Gender neutrality carried to extremes at Stanford
posted at 7:35 pm on May 4, 2009 by Pundette
*Update: The daughter responds in a comment on a NYT blog post which linked to Ms. Morin’s article.
Here’s a new twist on college undermining the values of its students while parents pay dearly for the privilege. According to Karin Venable Morin, writing on NRO, the formerly great University of Chicago, as well as Stanford University, where her daughter is a senior, now routinely and randomly place young men and women in the same room. That’s right, in the same bedroom. Ms. Morin refers to it as “co-ed within the room.” She has a daughter at Stanford and learned of the novel arrangement in a phone call from her daughter, which she later related to her incredulous mother-in-law:
“She’s sharing a room with one other girl and two boys,” I said.
“You mean a suite.”
“No,” I said. “I mean a bedroom.”
My mother-in-law couldn’t believe it.
“But wait,” I said. “It gets worse. She didn’t ask for this room arrangement. She missed the room meeting because she had a friend visiting from the East Coast. She appointed a proxy, and said she wanted a room with no smoking and no sex in the room, but she didn’t ask for a single-sex room.”
“Should she?” asked my mother-in-law.
“Well, apparently. But she says she didn’t think it was necessary.”
“So she asked to get out, right?”
“Wrong. Her dorm had a seven-hour room meeting, and she doesn’t want to upset everyone’s consensus arrangements. Plus, she says it’s no big deal.”
“So where does she get dressed?”
“That’s the same question I asked,” I said. “She says she gets dressed in the bathroom.”
Just to gain a little perspective on this, let’s remember that it’s unusual for American parents to place brothers and sisters in the same bedroom. It is sometimes done so out of necessity when children are very young, but do you know of a single family in which opposite-sexed children over the age of six share a bedroom? Me neither.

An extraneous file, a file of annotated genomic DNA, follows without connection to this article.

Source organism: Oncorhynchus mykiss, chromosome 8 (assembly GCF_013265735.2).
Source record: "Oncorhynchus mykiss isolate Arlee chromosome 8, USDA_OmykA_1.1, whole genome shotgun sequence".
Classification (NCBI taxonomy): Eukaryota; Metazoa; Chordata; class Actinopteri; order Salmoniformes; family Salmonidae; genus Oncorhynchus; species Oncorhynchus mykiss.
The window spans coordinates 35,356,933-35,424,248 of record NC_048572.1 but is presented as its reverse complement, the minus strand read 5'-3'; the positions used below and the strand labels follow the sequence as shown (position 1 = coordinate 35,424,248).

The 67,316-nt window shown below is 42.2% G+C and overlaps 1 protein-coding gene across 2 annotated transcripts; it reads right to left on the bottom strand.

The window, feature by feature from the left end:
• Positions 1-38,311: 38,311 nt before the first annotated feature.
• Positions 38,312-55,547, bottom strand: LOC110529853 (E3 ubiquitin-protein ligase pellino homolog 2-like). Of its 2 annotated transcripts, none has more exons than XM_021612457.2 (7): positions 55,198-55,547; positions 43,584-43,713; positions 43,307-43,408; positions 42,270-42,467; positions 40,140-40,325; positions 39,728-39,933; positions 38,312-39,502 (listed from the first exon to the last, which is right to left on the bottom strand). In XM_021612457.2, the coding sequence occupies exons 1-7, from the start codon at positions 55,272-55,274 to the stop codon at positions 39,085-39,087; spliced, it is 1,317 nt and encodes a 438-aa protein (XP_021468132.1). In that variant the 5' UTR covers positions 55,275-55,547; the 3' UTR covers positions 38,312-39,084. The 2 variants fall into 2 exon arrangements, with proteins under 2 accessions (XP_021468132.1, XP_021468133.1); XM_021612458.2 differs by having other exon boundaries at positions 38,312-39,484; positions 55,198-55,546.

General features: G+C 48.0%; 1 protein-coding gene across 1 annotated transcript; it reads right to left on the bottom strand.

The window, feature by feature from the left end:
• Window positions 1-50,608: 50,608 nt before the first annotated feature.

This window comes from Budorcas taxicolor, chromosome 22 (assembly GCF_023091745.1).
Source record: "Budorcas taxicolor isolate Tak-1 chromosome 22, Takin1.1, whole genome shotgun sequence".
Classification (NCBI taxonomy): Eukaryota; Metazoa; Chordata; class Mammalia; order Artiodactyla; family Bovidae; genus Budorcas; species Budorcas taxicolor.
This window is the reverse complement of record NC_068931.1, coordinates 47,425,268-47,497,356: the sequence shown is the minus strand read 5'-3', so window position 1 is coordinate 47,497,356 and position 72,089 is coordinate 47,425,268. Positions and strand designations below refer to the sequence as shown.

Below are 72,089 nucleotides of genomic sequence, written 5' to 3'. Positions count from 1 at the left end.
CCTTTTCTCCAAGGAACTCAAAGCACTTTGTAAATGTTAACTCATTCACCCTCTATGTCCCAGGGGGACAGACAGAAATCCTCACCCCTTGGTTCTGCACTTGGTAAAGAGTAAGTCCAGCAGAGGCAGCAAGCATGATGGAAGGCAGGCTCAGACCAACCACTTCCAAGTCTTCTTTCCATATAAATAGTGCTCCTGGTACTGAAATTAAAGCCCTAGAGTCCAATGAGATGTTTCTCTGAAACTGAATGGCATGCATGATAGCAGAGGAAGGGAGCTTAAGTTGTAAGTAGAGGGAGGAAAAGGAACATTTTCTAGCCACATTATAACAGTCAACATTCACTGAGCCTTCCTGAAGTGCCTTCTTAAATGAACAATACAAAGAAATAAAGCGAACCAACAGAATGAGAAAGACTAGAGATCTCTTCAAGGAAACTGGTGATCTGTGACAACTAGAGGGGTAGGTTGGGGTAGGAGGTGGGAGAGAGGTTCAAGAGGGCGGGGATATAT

After some digging, the parents learned that the circumstances that led to the co-ed bedroom were the result of a corruption of a “pilot program for gender neutral housing” instituted (without parents’ knowledge) “to create a more welcoming atmosphere for transgender and homosexual students.”
And to think that my husband and I, when we consider colleges for our children, have a problem with schools that don’t offer single-sex dorms.
The “co-ed within the room” is a trend:
Stanford and at least 50 other colleges and universities are promoting through their dormitory arrangements an ideology of gender that we personally reject and oppose.
Read all of Ms. Morin’s account for the gory details. Then consider some alternatives to four years of expensive indoctrination, intellectual abuse, and contempt for traditional values. College needn’t be the default option, though President Obama is keen on making it, as well as pre-school, “universal.” Perhaps your child would be happier learning a trade and doing a dirty job.
From Ms. Morin:
I could talk about conspiracy theories, and how the modern university is trying to change society’s norms. I could talk about how the university caters to the “edgy” — whatever that is at the moment. I could talk about how I have new sympathy for my parents’ concerns about rooming arrangements at Yale when I arrived there 30-some years ago. I could talk about mother-guilt, and how I have failed to convey my moral values to my daughter.
My hope, looking forward, is to warn other parents: Stanford and many other colleges and universities do not respect their common-sense values. The university seeks to undermine those values. If parents don’t want “gender neutral” housing for their children, they need to talk with their money, the only voice the university will allow them. Otherwise, parents will have to resign themselves to the risk of paying a heavier cost than they expect for their children’s education.
Note to Ms. Morin: lose the mother-guilt but keep fighting the good fight.